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Decision tree modeling predicts effects of inhibiting contractility signaling on cell motility.

Kharait S, Hautaniemi S, Wu S, Iwabu A, Lauffenburger DA, Wells A - BMC Syst Biol (2007)

Bottom Line: In this new work, we construct an improved decision tree model for the combined influence of EGF and fibronectin on fibroblast cell migration based on a wider spectrum of experimental protein signaling and cell motility measurements, and directly test a significant and non-intuitive a priori prediction for the outcome of a targeted molecular intervention into the signaling network: that partially reducing activation of MLC would increase cell motility on moderately adhesive surfaces.This prediction was indeed confirmed experimentally: partial inhibition of the activating MLC kinase (MLCK) upstream using the pharmacologic agent ML-7 resulted in increased motility of NR6 fibroblasts.We further extended this exciting finding by showing that partial reduction of MLC activation similarly enhanced the transmigration of the human breast carcinoma cell line MDA-213 through a Matrigel barrier.

View Article: PubMed Central - HTML - PubMed

Affiliation: Department of Pathology, University of Pittsburgh, Pittsburgh, PA 15213, USA. sok4@pitt.edu

ABSTRACT

Background: Computational models of cell signaling networks typically are aimed at capturing dynamics of molecular components to derive quantitative insights from prior experimental data, and to make predictions concerning altered dynamics under different conditions. However, signaling network models have rarely been used to predict how cell phenotypic behaviors result from the integrated operation of these networks. We recently developed a decision tree model for how EGF-induced fibroblast cell motility across two-dimensional fibronectin-coated surfaces depends on the integrated activation status of five key signaling nodes, including a proximal regulator of transcellular contractile force generation, MLC (myosin light chain) [Hautaniemi et al, Bioinformatics 21: 2027 {2005}], but we have not previously attempted predictions of new experimental effects from this model.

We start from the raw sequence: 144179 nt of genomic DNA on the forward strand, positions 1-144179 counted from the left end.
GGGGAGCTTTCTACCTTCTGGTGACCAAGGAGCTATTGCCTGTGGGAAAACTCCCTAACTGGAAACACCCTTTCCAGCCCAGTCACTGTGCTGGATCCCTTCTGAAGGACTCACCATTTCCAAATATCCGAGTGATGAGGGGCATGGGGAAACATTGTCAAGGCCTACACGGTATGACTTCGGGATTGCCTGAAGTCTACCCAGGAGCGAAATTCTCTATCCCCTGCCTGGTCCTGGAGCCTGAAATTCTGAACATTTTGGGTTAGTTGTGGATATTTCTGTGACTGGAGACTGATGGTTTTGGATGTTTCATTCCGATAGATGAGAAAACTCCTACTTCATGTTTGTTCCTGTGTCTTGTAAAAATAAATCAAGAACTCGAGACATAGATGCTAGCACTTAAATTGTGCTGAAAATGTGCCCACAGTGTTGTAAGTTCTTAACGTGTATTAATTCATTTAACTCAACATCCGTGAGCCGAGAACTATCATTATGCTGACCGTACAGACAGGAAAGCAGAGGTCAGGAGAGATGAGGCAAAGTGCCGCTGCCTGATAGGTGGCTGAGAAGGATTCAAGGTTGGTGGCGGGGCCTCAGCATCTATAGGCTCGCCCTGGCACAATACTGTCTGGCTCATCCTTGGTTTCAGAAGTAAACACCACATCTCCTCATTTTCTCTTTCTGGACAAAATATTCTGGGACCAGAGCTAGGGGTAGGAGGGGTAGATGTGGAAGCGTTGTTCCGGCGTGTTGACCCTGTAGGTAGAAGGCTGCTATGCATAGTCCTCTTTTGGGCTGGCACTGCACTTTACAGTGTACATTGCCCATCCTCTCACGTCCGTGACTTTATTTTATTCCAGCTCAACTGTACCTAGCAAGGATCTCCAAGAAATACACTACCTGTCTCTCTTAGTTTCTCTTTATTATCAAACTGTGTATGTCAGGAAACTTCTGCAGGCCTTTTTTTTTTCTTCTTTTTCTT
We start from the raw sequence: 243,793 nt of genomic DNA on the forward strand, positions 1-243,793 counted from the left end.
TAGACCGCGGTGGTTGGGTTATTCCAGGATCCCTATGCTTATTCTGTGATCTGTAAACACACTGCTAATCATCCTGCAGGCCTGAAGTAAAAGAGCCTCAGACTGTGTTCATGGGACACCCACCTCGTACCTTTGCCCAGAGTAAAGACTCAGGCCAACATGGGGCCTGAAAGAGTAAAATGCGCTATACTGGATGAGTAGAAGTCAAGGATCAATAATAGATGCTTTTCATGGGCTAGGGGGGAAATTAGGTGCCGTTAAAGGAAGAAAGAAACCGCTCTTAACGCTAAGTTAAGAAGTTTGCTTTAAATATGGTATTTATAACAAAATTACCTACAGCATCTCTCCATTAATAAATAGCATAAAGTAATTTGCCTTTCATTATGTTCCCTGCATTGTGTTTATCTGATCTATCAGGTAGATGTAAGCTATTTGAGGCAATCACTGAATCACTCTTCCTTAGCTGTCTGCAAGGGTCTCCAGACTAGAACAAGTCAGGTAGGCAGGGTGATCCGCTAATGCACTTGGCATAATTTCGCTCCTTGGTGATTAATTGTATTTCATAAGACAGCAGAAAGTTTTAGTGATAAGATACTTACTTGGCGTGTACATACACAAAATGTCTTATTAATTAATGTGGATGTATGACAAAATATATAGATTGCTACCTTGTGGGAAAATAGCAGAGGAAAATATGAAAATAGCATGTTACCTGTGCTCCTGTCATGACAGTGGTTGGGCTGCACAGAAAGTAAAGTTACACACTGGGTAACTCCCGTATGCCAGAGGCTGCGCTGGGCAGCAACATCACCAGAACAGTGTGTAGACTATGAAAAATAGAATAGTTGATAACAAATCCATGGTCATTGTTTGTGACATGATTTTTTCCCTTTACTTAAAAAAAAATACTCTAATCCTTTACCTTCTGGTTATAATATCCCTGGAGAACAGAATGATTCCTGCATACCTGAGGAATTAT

Results: In this new work, we construct an improved decision tree model for the combined influence of EGF and fibronectin on fibroblast cell migration based on a wider spectrum of experimental protein signaling and cell motility measurements, and directly test a significant and non-intuitive a priori prediction for the outcome of a targeted molecular intervention into the signaling network: that partially reducing activation of MLC would increase cell motility on moderately adhesive surfaces. This prediction was indeed confirmed experimentally: partial inhibition of the activating MLC kinase (MLCK) upstream using the pharmacologic agent ML-7 resulted in increased motility of NR6 fibroblasts. We further extended this exciting finding by showing that partial reduction of MLC activation similarly enhanced the transmigration of the human breast carcinoma cell line MDA-213 through a Matrigel barrier.

Conclusion: These findings specifically highlight a central regulatory role for transcellular contractility in governing cell motility, while at the same time demonstrating the value of a decision tree approach to a systems "signal-response" model in discerning non-intuitive behavior arising from integrated operation a cell signaling network.

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Related in: MedlinePlus

Immunoblotting data for EGF treatment of 5 minutes (A) and 1 hour (B) across different fibronectin concentration of surfaces. Tissue culture plates were coated with different fibronectin (FN) concentrations. NR6WT cells were grown on these surfaces for 24 hours in complete growth medium and quiesced for another 24 hours in medium containing 0.5% dialyzed FBS. EGF was added for a period of 1 hour, cells washed once with PBS and lysed. Cell lysates were resolved using SDS-PAGE and immunoblotted using specific antibodies for various phosphorylated proteins. At least 5 replicates for each signaling protein were created for polynomial modeling. Actin served as a loading control.